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Here’s a “Getting Ahead” Secret Already Within Our Grasp

– Rediscovering the power of raising one’s hand –hand_with_clipboard.gif

Jim Carrey’s latest movie, “Yes Man,” was playing aboard my return flight from Tokyo to Portland last week. I was busy working and left the sound off, but every few minutes glanced up to enjoy Carrey’s antics — and in so doing was reminded of the power of raising one’s hand.

“Yes Man” is based on British author Danny Wallace‘s book by the same title about the life-changing power of responding positively to opportunity. In the movie, Carrey plays a stuck-in the-status-quo schlep whose life is transformed when he dogmatically follows the advice of a self-help guru who advocates saying “yes” to every request, personal or professional.

In the film, Carrey indiscriminately agrees to perform any task requested by anyone, and ultimately is richly rewarded, both personally and professionally, for his volunteerism. The message is simple: it’s better to say “yes” than “no.” Those who volunteer get ahead.

Carrey’s movie reminded me of a recent personal experience of the power of raising one’s hand. In fact, as this message hits inboxes, I should be 30,000 feet over Canada en route to Amsterdam — thanks to raising my hand.

It started a few months ago when I became intrigued by the Business Model Innovation Hub, a kind of crowdsourced book writing project led by author Alex Osterwalder.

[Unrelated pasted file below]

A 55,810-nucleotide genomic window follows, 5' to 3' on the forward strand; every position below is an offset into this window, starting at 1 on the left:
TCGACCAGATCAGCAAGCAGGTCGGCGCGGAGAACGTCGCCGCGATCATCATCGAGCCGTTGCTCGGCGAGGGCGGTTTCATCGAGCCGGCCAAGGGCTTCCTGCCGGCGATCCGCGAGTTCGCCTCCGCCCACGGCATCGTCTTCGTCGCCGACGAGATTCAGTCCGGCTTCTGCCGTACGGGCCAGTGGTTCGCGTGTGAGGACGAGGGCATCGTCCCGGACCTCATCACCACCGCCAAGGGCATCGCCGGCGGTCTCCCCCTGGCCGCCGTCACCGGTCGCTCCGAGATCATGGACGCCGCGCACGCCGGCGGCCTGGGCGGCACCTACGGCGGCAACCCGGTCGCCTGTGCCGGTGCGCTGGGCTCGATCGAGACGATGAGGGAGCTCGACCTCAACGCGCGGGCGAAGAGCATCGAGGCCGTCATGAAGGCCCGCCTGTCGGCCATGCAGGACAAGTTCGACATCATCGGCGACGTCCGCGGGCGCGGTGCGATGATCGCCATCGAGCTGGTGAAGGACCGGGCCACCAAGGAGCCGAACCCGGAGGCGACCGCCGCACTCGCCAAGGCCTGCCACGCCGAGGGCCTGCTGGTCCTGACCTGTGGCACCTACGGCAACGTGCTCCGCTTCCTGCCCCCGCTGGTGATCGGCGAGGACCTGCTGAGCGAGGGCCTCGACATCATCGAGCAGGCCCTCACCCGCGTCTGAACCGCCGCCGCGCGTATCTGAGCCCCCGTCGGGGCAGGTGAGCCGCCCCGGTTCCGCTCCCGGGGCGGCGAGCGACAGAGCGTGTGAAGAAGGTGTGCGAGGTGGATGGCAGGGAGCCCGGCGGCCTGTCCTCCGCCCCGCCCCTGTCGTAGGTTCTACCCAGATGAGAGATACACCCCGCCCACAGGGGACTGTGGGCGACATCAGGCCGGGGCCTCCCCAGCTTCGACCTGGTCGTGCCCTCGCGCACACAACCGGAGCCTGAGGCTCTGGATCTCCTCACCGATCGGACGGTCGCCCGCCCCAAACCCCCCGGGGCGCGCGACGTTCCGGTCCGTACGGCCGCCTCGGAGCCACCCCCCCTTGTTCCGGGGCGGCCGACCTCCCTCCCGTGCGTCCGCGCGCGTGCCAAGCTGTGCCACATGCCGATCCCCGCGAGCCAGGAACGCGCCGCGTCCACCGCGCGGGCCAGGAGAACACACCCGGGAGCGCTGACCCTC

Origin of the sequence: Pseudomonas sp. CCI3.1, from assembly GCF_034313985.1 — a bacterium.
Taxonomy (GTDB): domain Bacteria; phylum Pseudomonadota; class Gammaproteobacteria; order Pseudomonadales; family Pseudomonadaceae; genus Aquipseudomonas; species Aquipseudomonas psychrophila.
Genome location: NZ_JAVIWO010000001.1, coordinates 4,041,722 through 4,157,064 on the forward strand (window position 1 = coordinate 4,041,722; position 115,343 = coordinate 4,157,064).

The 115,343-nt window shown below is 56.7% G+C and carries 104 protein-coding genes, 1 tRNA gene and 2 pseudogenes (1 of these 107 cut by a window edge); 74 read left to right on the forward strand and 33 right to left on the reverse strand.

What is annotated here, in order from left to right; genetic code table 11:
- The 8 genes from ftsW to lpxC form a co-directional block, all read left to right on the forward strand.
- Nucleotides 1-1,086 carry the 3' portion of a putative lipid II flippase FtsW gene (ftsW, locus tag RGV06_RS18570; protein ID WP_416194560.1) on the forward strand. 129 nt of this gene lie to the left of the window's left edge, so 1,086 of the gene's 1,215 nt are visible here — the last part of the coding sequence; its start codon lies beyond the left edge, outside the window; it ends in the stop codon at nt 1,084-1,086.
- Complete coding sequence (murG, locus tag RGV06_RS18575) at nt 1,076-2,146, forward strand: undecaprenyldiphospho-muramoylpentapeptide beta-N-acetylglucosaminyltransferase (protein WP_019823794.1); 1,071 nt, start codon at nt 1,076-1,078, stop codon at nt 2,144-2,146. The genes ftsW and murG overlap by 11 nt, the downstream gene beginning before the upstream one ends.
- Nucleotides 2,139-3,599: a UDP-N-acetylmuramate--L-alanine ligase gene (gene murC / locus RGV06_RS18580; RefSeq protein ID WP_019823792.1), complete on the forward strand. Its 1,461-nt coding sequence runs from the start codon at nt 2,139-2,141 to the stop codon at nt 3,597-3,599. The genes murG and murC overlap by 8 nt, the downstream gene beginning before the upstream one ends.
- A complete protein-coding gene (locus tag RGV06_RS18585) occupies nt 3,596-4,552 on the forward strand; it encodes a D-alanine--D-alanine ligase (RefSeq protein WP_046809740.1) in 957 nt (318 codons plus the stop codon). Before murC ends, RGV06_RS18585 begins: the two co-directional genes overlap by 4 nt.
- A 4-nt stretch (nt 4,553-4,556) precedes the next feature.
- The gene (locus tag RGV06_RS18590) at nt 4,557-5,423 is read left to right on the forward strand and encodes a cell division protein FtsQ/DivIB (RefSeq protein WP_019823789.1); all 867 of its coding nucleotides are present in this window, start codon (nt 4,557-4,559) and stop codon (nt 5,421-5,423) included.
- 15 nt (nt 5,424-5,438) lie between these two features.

Alex was releasing “chunks” of his new book, Business Model Generation: A Handbook for Visionaries, Game-Changers, and Challengers, to Hub members for review and critique. I was familiar with Alex’s work from his Ph.D. days, but Business Model Generation goes beyond academics — it’s simple, elegant, and practical.

So, like some 400 other volunteers, I signed up and began reviewing the chunks.

I loved the content, which is close to my own work on business models. As I read, I started to see a way to contribute to Alex’s project. So I raised my hand and volunteered to edit the book.

helping_hand_from_climber.gifAlex accepted my offer, and though I expected nothing, was immediately offered compensation. A month later, Alex told me he had “a surprise.” His team would fly me to Amsterdam and put me up for a pre-book launch Knowledge Fair. Sweet deal.

It was a lesson in forward motion: To get ahead, raise your hand and volunteer for work you care about enough to perform unpaid. The more you volunteer for projects that matter to you, the closer you move toward work you love — and toward compensation connected to your true vocation.

You may also enjoy:

The Soul of an Entrepreneur, the DNA of a Business

What Am I Doing With My Life?

Entrepreneurship: A Primer

Measures of Success

2 Comments to Here’s a “Getting Ahead” Secret Already Within Our Grasp

On Jun 20, 2009, Darcy commented:

I used to work with an execuitve that used to say “before you work for a fee, work for free”. This was a wonderful reminder. Thanks for the motivating post.

On Jun 21, 2009, by Tim commented:

Thanks for that terrific line, Darcy — first time I’ve heard it, and it will stick!

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